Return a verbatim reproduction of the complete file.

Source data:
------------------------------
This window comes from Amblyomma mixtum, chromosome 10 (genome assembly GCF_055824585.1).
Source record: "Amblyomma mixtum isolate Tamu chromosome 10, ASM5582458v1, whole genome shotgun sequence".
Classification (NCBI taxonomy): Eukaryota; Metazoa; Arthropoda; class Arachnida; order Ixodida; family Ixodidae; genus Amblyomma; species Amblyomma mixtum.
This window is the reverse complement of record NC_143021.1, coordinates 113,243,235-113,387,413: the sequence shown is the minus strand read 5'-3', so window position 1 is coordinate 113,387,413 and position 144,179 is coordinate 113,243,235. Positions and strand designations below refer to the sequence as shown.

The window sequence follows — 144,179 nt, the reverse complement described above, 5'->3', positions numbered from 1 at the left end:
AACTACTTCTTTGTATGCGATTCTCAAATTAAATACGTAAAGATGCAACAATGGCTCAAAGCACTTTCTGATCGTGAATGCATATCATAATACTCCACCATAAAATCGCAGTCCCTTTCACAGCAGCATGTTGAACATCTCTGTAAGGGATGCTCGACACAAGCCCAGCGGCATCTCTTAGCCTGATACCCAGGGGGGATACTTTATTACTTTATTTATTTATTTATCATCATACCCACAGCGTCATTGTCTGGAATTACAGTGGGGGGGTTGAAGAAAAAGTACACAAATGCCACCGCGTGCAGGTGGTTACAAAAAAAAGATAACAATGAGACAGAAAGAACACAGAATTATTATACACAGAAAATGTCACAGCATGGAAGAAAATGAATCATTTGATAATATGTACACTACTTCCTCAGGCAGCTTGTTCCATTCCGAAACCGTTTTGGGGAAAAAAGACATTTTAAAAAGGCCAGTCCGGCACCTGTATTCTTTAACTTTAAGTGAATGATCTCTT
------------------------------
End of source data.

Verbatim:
This window comes from Amblyomma mixtum, chromosome 10 (genome assembly GCF_055824585.1).
Source record: "Amblyomma mixtum isolate Tamu chromosome 10, ASM5582458v1, whole genome shotgun sequence".
Classification (NCBI taxonomy): Eukaryota; Metazoa; Arthropoda; class Arachnida; order Ixodida; family Ixodidae; genus Amblyomma; species Amblyomma mixtum.
This window is the reverse complement of record NC_143021.1, coordinates 113,243,235-113,387,413: the sequence shown is the minus strand read 5'-3', so window position 1 is coordinate 113,387,413 and position 144,179 is coordinate 113,243,235. Positions and strand designations below refer to the sequence as shown.

The window sequence follows — 144,179 nt, the reverse complement described above, 5'->3', positions numbered from 1 at the left end:
AACTACTTCTTTGTATGCGATTCTCAAATTAAATACGTAAAGATGCAACAATGGCTCAAAGCACTTTCTGATCGTGAATGCATATCATAATACTCCACCATAAAATCGCAGTCCCTTTCACAGCAGCATGTTGAACATCTCTGTAAGGGATGCTCGACACAAGCCCAGCGGCATCTCTTAGCCTGATACCCAGGGGGGATACTTTATTACTTTATTTATTTATTTATCATCATACCCACAGCGTCATTGTCTGGAATTACAGTGGGGGGGTTGAAGAAAAAGTACACAAATGCCACCGCGTGCAGGTGGTTACAAAAAAAAGATAACAATGAGACAGAAAGAACACAGAATTATTATACACAGAAAATGTCACAGCATGGAAGAAAATGAATCATTTGATAATATGTACACTACTTCCTCAGGCAGCTTGTTCCATTCCGAAACCGTTTTGGGGAAAAAAGACATTTTAAAAAGGCCAGTCCGGCACCTGTATTCTTTAACTTTAAGTGAATGATCTCTT